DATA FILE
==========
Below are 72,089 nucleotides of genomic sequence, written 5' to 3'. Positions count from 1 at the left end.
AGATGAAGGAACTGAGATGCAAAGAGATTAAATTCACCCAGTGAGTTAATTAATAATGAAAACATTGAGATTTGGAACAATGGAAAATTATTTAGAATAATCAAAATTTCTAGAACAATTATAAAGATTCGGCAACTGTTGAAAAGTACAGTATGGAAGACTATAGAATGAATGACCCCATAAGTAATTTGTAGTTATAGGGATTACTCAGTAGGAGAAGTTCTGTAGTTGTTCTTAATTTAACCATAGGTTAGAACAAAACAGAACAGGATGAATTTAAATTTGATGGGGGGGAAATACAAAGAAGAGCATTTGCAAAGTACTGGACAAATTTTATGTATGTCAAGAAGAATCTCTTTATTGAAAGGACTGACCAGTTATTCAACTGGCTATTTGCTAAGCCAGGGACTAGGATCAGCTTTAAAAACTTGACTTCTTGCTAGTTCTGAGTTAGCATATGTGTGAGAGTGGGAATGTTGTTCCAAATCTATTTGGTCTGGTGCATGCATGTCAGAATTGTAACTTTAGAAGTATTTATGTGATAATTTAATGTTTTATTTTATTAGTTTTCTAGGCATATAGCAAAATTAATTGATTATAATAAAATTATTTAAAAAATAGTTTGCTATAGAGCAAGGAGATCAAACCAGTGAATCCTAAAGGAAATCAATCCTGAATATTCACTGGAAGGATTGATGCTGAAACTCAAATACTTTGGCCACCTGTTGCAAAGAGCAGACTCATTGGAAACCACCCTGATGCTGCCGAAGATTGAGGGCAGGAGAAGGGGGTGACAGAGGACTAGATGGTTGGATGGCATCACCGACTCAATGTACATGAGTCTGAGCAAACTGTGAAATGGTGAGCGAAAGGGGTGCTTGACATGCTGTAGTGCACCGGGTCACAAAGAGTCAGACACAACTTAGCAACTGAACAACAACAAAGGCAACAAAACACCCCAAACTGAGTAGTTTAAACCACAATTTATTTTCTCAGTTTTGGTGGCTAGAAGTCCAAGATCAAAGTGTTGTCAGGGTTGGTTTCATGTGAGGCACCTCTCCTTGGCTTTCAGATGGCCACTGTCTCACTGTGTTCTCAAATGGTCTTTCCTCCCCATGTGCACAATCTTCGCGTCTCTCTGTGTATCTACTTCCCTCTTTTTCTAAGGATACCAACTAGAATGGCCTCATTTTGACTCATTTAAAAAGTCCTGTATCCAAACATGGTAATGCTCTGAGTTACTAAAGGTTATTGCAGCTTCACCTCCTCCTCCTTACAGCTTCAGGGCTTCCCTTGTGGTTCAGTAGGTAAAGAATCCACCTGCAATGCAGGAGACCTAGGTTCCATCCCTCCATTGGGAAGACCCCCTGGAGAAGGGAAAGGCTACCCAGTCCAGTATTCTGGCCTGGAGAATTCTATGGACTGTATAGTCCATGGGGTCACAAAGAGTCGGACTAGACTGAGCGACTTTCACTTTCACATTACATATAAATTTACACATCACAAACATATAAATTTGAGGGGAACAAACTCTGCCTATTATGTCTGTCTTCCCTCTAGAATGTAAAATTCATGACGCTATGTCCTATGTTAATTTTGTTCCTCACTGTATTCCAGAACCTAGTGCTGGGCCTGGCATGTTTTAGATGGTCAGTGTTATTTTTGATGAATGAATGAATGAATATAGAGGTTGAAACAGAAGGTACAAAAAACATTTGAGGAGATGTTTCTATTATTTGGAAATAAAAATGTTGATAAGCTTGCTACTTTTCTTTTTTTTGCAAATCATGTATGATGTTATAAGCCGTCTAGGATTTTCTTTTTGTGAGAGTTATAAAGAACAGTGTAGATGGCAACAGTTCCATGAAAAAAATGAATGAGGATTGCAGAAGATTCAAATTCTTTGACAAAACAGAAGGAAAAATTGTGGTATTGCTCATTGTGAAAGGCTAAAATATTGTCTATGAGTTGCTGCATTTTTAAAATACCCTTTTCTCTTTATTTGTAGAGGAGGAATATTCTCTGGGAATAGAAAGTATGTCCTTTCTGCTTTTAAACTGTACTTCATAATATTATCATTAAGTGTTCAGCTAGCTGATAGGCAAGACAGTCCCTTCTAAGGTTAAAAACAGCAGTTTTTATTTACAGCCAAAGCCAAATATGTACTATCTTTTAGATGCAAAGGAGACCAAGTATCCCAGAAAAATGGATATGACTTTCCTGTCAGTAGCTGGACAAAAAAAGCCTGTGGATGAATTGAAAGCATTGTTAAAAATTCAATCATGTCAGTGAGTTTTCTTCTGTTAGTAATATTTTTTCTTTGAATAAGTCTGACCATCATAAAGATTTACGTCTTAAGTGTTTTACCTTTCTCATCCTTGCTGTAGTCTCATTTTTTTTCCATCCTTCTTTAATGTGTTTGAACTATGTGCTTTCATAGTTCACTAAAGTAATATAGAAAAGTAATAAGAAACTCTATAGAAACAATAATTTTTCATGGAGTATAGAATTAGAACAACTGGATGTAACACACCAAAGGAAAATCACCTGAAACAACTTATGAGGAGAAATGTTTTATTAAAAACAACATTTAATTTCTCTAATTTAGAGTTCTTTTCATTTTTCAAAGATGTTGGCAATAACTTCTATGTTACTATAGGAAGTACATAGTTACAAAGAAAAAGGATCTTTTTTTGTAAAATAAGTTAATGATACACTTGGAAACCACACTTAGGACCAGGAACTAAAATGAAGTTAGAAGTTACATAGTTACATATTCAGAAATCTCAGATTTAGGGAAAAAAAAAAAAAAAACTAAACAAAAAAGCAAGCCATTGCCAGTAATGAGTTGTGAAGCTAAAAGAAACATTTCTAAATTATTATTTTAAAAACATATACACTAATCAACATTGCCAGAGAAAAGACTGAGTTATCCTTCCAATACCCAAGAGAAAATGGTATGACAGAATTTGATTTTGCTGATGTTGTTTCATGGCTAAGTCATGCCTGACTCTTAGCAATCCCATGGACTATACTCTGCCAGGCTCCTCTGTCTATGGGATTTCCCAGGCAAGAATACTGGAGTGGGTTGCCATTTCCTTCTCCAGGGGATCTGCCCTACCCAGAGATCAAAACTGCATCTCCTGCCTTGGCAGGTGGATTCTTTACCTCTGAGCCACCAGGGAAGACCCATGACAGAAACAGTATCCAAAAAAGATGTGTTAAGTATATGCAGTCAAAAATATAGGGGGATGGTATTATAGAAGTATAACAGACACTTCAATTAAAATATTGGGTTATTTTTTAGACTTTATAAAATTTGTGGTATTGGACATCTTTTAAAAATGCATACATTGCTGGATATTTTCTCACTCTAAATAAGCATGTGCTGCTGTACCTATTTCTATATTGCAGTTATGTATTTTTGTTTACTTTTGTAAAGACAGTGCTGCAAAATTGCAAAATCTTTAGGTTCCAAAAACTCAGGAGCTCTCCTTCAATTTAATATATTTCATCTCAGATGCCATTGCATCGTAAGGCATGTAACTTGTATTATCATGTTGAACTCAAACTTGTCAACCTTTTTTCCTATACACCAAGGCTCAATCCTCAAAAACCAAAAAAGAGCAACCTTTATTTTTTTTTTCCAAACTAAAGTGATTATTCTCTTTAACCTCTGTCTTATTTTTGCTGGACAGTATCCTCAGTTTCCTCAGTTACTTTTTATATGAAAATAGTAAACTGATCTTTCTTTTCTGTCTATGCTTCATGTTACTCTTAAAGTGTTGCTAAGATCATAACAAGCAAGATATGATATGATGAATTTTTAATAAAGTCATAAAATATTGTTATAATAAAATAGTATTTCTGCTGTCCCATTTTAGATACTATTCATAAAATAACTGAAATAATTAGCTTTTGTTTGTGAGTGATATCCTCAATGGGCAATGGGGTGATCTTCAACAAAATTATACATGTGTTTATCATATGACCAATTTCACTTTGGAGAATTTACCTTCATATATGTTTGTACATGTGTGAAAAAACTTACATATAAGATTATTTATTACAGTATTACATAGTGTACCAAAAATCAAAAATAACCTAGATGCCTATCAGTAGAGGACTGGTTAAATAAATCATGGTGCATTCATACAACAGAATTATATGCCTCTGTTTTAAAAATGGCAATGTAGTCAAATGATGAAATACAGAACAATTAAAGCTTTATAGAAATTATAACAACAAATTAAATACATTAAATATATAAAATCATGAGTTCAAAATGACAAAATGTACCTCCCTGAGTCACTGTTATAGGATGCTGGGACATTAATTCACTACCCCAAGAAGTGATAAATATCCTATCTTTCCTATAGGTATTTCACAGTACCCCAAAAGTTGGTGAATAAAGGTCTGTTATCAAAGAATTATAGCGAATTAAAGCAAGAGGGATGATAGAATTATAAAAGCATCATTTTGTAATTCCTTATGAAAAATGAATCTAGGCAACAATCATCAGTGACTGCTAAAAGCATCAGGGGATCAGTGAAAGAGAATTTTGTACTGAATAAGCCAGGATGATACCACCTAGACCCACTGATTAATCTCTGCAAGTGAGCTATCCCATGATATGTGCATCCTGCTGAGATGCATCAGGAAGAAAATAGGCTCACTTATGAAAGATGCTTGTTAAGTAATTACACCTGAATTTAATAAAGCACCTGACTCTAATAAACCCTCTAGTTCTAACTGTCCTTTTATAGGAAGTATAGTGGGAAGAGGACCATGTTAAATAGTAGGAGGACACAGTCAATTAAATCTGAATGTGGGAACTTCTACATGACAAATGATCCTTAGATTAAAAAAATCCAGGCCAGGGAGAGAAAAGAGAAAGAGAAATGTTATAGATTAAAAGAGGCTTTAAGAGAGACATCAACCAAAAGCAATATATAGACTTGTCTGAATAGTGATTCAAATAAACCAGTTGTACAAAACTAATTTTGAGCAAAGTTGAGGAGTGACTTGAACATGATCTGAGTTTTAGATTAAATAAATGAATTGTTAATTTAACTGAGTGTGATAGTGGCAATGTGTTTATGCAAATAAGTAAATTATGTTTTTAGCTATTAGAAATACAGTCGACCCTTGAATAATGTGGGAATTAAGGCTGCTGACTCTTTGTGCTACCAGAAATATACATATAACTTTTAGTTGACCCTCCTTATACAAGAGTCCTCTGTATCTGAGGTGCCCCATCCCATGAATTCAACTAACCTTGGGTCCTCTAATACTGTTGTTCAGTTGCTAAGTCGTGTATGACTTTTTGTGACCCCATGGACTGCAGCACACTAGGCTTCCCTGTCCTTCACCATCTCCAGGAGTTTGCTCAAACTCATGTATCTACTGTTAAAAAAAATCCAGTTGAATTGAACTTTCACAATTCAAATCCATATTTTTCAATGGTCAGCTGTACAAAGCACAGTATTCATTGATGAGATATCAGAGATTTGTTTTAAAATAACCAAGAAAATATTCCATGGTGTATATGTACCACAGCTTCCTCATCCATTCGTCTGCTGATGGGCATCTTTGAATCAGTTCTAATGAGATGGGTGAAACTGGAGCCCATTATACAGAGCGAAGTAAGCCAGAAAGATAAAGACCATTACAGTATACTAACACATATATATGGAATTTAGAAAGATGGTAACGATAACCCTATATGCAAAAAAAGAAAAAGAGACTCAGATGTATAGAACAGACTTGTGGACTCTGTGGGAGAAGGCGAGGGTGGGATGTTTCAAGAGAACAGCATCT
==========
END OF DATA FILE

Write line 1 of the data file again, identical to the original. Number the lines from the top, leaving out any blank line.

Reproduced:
Below are 72,089 nucleotides of genomic sequence, written 5' to 3'. Positions count from 1 at the left end.